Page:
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Archive for February, 2012

Seville Orange Marmalade

I have come to making and eating marmalade late in life. I didn’t care for the taste as a child even though it graced the breakfast table every morning; I preferred Ready Brek or Rice Krispies. To me, people who liked marmalade were of a certain type. Now after many years I have joined those certain types and have grown to love the taste!

After a very long journey of failures, I have the recipe I am happy with – well, for now that is, until I discover a better one. The recipe originally was hastily written down on the back of an envelope in a shorthand style of instructions. I thought at the time that every little detail was obvious and there was no real need to write it out, that was until I came to make it and then I struggled. After a little trial and error I have come up with a recipe I enjoy eating.

I entered this recipe into the World Marmalade Awards in Cumbria and won a gold award.

Gold

Seville Orange Marmalade

Ingredients

1 lb and one extra orange of Seville oranges

3 lb sugar (I prefer caster)

Juice of 1 lemon

1 sweet orange

3 pints water

Method

Wash all the fruit well.

Using a potato peeler, peel the zest off the Seville oranges and sweet orange. Set these aside.

Cut up the remaining fruit into small pieces and place in a preserving pan with 2 pts of the water and the lemon juice. Cover and leave over night.

With a pair of scissors or a sharp knife cut the peel as you like, either thin or coarse, and place in a second pan and add the remaining 1 pint of water. Cover and leave over night.

The following day put both pans on to simmer for 2 hours. Partially cover the peel pan with a lid to stop the water evaporating too quickly.

If the water level becomes too low in either the fruit pulp pan or the peel pan add some hot water just so as to cover the fruit.

After 2 hours check that both the fruit pulp and peel have cooked through. The orange pulp in the main pan should be very soft – if not simmer for another hour. The best way to test the peel is to taste a small piece. If needed return to the heat for a further hour.

Strain the fruit pulp through a sieve into a clean bowl.

Also strain the peel into the same bowl. Set aside the peel for now as this will be added later.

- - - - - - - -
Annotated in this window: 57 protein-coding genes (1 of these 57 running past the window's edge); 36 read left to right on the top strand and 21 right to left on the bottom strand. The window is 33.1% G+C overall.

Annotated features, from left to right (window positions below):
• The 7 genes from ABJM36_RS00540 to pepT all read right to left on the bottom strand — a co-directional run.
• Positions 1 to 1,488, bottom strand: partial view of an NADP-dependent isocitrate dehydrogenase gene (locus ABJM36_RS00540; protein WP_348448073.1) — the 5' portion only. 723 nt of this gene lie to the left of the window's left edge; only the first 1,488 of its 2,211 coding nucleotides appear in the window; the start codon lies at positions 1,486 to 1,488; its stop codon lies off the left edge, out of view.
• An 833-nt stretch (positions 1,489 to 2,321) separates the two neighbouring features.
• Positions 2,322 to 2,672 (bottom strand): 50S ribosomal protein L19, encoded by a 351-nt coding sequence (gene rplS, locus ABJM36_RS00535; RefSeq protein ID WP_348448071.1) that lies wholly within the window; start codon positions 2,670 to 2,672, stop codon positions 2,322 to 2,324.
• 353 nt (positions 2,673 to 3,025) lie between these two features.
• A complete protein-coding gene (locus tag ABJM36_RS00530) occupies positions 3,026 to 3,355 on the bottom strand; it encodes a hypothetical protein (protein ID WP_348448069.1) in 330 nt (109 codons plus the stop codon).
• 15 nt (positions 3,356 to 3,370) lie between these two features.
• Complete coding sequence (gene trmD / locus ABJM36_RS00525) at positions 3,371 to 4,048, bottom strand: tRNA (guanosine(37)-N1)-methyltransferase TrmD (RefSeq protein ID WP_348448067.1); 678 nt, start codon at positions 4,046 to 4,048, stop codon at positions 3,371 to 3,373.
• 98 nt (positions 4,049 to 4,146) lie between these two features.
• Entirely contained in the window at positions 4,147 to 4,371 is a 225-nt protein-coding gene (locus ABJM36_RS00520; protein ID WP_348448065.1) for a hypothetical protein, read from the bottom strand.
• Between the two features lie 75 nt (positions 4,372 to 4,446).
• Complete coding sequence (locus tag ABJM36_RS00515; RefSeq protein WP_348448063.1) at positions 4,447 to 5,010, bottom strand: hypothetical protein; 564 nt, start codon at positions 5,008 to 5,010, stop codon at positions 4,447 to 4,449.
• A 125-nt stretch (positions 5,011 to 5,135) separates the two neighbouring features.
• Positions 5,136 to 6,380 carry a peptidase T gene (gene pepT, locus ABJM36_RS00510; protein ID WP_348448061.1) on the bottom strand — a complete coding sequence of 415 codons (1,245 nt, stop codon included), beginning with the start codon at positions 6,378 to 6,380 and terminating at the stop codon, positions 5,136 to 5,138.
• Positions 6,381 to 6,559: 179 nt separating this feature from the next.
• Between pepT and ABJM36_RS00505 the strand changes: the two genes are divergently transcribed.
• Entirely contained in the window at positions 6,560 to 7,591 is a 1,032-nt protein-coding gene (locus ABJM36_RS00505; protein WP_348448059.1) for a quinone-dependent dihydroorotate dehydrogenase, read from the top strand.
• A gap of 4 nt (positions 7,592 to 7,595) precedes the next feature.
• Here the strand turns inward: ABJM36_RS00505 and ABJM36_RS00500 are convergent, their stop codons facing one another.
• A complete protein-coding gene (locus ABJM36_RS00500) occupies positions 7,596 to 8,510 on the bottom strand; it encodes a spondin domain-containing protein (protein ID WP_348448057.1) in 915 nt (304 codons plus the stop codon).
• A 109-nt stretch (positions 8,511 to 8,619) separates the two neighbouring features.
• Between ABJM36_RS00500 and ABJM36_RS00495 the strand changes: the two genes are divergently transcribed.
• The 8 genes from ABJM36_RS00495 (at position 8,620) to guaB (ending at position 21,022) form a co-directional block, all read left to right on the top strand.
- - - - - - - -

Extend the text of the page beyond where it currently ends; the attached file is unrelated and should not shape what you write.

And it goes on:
Measure the total liquid in the bowl from the combined pans – this should be about 1000ml/ 1 ¾ pints. If not add a little water or boil a kettle and pour over the fruit pulp allowing it to drain through a sieve and add this to the marmalade liquor. If there is too much liquid, place back onto the heat and boil down until the correct volume is achieved.

Put the sugar into a roasting tin and place in the oven to warm through.

Pour your 1000ml of marmalade liquor back into the cleaned preserving pan and return to the heat. Slowly add the sugar, stirring it gently, don’t put it in all at once. It is very important to make sure all the sugar dissolves properly. When the sugar has all dissolved add the peel and bring the whole lot to a rolling boil.  Removing the white scum as it forms.

DO NOT WALK AWAY – this amber nectar can turn into the most vile molten lava which will show no mercy on your cooker, unless you like spending an afternoon cleaning – trust me I have been there, never to be repeated.

The marmalade now needs to reach setting point of 105C/220F . There are two methods to test whether it has reached setting point, one is to put a little of the marmalade onto a chilled saucer and put into the fridge and see if it crinkles when pushed back, the other is to use a thermometer. I prefer to use a jam thermometer because it saves all the standing around waiting for the marmalade tester to cool.

Once the marmalade has reached setting point, remove from the heat and leave the marmalade to stand for 10-15 minutes. This should stop the peel floating to the top of the jar when set.

After 10-15 mins pour the marmalade into warmed sterilised jars and seal.

Makes about 6 jars.

Sterlising Jars

To sterilise the jars wash them in hot soapy water and rinse. Place on a baking tray and put into a warm oven Gas mark 3/325F/160C and leave for 10/15 minutes. Carefully take out and use.

I use the rule that it is either wax discs or screw lid not both. The waxed disc will prevent the twist top from creating a proper seal.

Remember to label and date. I like to keep a jar from the previous year so I can compare tastes.

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